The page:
SGC-BBC launches survey to meet students’ needs

Manuel Cedeno / Contributing writer

Biscayne Bay Campus has regained its quiet.

After a solid three weeks, freshmen and new transfer students have adjusted. What at first seemed like an overcrowded, tangled-web of a campus, is now a seamless flow of students maneuvering the hallways through efficient avenues.

At this time, the Student Government Association at BBC, in efforts to introduce itself to new students, also likes to gauge the student body in terms of population, declared majors, perspectives on campus food quality and other  issues that affect daily life on campus.

In a recent effort to compile feedback, SGA-BBC sent out an email to all students with an attached survey.

At first glance, the questions may seem pointless and redundant; however, all questions are carefully thought out beforehand to help SGA to address concerns students may have about any facet of BBC.

“Every year we try to ascertain what some of the concerns of the students are.  In essence, the main goal of this survey is just to get an idea of what the student population is here at BBC, where [the students] are, and let them know what we do,” said Pablo Haspel, president of SGC-BBC.  “Obviously it’s a lot easier to help them out if they know who we are, and if they have any issues they can come talk to us.”

One of the burdens that seem to be on every one’s mind is the cafeteria.  Haspel would like everyone to know that SGA is very aware of this and is doing everything in their power to assess the situation.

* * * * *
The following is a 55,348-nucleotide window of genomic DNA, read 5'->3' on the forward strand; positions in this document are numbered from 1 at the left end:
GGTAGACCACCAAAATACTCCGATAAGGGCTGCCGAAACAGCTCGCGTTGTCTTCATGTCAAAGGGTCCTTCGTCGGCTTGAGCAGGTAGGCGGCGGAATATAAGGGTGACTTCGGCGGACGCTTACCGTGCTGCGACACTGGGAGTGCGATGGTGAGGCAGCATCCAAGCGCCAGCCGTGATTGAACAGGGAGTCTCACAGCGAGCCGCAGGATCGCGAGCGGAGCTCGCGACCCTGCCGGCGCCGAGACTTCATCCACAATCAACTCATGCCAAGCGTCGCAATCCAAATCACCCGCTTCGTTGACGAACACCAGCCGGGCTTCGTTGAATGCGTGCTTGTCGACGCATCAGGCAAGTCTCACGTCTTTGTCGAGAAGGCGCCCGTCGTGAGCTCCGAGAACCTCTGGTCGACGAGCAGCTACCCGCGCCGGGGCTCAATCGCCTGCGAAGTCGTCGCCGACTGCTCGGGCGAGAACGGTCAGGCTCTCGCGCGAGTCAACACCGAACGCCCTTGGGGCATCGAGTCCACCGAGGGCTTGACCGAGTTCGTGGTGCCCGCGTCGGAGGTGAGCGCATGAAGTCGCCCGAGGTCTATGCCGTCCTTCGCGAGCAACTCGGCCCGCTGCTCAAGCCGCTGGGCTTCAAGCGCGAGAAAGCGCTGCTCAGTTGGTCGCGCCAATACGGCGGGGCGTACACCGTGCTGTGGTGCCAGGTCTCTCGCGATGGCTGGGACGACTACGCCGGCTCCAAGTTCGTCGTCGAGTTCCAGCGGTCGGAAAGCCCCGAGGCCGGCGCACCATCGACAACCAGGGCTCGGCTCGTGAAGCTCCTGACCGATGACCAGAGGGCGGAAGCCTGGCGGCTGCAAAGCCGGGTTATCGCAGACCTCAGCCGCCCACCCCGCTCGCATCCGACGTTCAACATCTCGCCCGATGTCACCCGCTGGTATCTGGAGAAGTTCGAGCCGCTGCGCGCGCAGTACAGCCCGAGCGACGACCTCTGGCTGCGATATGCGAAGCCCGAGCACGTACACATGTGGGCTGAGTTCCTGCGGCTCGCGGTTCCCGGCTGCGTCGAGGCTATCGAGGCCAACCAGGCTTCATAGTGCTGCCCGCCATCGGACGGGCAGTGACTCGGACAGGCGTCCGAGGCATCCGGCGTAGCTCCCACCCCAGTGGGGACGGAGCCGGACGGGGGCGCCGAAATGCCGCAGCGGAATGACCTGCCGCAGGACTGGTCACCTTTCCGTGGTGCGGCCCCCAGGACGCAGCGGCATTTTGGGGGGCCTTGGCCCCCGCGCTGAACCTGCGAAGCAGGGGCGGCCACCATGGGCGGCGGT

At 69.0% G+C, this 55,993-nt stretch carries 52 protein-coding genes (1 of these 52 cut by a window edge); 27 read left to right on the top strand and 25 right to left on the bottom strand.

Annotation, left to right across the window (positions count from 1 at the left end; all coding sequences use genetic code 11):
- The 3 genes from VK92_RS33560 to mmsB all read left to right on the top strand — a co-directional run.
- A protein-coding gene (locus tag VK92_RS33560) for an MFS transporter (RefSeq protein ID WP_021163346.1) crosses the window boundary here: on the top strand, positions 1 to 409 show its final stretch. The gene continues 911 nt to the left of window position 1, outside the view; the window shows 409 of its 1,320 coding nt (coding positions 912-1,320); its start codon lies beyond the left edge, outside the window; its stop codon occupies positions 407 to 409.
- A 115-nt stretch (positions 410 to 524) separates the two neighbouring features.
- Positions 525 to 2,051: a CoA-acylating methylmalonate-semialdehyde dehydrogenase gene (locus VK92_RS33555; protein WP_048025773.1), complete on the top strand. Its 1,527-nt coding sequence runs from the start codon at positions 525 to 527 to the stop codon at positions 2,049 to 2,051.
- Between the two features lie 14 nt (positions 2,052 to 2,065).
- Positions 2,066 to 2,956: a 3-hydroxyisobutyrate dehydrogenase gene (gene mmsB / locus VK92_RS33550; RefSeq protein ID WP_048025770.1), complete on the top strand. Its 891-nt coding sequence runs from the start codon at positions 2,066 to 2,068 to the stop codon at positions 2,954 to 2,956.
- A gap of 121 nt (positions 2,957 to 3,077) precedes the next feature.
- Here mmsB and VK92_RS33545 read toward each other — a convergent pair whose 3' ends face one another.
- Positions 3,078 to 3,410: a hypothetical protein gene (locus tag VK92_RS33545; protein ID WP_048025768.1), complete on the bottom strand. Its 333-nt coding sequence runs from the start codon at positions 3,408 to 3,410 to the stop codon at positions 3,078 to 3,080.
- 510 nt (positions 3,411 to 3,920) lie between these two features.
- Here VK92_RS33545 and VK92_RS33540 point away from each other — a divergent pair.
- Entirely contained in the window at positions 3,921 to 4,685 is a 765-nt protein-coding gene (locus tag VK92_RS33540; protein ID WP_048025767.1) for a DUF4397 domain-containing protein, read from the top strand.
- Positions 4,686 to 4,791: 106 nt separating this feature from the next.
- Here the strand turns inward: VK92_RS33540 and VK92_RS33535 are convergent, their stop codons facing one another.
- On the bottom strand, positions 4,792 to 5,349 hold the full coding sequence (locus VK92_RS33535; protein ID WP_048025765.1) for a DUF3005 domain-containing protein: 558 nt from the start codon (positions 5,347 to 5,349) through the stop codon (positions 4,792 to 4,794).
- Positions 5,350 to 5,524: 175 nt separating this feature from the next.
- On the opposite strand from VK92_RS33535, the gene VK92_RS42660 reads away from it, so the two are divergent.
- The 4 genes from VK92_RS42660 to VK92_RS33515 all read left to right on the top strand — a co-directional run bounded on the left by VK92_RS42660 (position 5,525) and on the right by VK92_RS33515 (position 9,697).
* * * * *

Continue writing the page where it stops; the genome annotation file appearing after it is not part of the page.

“Food choices have been a concern for a while now. Something we do try to address every year. With the move of the cafeteria from the second floor to the new wing, food options also changed slightly, so we do have some [better] options,” Haspel said.  “Last year, one of the locations changed and became Bistro Subs, a healthier choice.

According to Haspel, students  need to remember that at the end of the day, it’s a business and vendors do need to make some type of profit out of it. So in terms of hours, food and prices, they need be able to sustain their business while still maintaining profitability.

“I am happy to say though that business has been improving and growing, making it easier to change or add-on to the current food options,” said Haspel.

Another question on the survey asked students to estimate how many hours a week they spent at certain places on campus, such as the Wolfe Center, library, cafeteria, recreation center, or other.

“I came up with the idea [in order] to know where students usually go between classes, so if, for example, we want to plan an event at a specific time of the day or afternoon, we know where most of the student body [hangs out] and can plan accordingly,” said Student Advocacy Committee Chair, Carolina Krauskopf.

Questions like this help Krauskopf, who also generated the questions on the survey, map out the student population in correlation to where they spend most of their time on campus when not in the classroom.

The survey also allows students to voice any questions or opinions they may have as well, and are not bound a few multiple choice inquiries.

“I definitely feel the gym needs to be open later.  I transferred from the Modesto Maidique Campus a few semesters ago and the gym over there is open until midnight, Monday through Thursday.  Nothing like finishing a stressful day at school with a good workout, 10 p.m. is just too early when some classes finish as late at 9 p.m.” said senior and hospitality student, Braian Briceño.

Those who may have not received the survey through the email can access it through the SGC-BBC Facebook page.